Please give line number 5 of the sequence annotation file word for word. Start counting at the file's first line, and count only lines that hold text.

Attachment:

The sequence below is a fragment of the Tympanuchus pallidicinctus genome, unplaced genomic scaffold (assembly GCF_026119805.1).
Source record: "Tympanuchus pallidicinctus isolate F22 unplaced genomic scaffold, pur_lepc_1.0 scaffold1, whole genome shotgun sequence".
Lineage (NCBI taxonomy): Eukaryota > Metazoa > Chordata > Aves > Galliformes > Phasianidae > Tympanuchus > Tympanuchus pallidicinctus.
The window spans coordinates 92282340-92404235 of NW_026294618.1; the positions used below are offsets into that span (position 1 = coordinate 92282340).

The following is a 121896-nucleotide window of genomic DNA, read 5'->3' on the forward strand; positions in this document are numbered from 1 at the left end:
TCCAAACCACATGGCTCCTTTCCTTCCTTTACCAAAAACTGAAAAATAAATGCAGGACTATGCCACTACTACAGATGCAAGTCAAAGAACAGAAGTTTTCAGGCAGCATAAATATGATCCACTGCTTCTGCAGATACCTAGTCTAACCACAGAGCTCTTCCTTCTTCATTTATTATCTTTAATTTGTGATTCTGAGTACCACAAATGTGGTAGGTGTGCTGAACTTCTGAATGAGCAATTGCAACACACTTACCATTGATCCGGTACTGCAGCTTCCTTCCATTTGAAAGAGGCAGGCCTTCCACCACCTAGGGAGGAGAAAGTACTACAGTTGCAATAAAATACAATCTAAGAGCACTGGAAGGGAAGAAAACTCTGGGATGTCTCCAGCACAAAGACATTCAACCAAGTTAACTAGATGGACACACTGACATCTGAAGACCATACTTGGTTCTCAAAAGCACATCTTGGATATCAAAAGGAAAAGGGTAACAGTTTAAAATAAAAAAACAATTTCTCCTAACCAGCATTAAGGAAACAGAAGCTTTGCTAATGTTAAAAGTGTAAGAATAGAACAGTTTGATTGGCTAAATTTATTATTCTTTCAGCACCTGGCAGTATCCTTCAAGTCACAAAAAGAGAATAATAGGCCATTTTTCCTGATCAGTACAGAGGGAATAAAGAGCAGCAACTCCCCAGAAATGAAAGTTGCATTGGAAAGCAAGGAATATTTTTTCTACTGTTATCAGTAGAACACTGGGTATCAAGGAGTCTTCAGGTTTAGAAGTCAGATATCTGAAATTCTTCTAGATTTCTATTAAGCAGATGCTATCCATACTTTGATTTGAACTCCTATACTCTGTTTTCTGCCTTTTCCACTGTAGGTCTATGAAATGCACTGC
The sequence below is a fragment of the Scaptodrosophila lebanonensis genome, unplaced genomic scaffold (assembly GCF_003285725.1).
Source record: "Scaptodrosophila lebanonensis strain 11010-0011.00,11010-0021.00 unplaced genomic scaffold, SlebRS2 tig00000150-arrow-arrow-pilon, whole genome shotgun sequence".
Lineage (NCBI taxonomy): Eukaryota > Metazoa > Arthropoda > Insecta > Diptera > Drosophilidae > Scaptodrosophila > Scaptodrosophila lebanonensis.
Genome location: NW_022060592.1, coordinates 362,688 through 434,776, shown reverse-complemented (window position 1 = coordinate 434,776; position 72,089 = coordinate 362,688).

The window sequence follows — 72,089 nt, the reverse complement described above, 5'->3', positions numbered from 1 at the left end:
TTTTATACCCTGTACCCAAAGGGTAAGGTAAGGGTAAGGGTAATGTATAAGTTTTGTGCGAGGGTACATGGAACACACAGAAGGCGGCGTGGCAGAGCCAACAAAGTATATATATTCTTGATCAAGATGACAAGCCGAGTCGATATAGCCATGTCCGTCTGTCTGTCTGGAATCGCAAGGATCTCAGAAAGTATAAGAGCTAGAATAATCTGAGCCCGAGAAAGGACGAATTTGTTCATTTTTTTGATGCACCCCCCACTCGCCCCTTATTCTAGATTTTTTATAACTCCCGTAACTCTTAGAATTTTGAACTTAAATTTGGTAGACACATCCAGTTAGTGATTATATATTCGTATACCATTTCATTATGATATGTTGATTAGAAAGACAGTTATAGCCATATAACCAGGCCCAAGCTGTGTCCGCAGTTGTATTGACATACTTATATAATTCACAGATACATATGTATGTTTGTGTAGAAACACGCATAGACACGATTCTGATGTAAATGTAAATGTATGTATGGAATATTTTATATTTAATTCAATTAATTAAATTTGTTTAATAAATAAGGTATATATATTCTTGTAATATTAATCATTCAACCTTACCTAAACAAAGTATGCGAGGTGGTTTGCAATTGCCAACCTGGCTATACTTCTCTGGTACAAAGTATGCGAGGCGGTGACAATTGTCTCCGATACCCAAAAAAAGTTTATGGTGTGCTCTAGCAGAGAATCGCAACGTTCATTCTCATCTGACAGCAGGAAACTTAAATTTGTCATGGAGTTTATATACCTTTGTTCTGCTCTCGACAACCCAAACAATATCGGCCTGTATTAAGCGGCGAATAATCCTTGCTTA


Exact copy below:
The following is a 121896-nucleotide window of genomic DNA, read 5'->3' on the forward strand; positions in this document are numbered from 1 at the left end: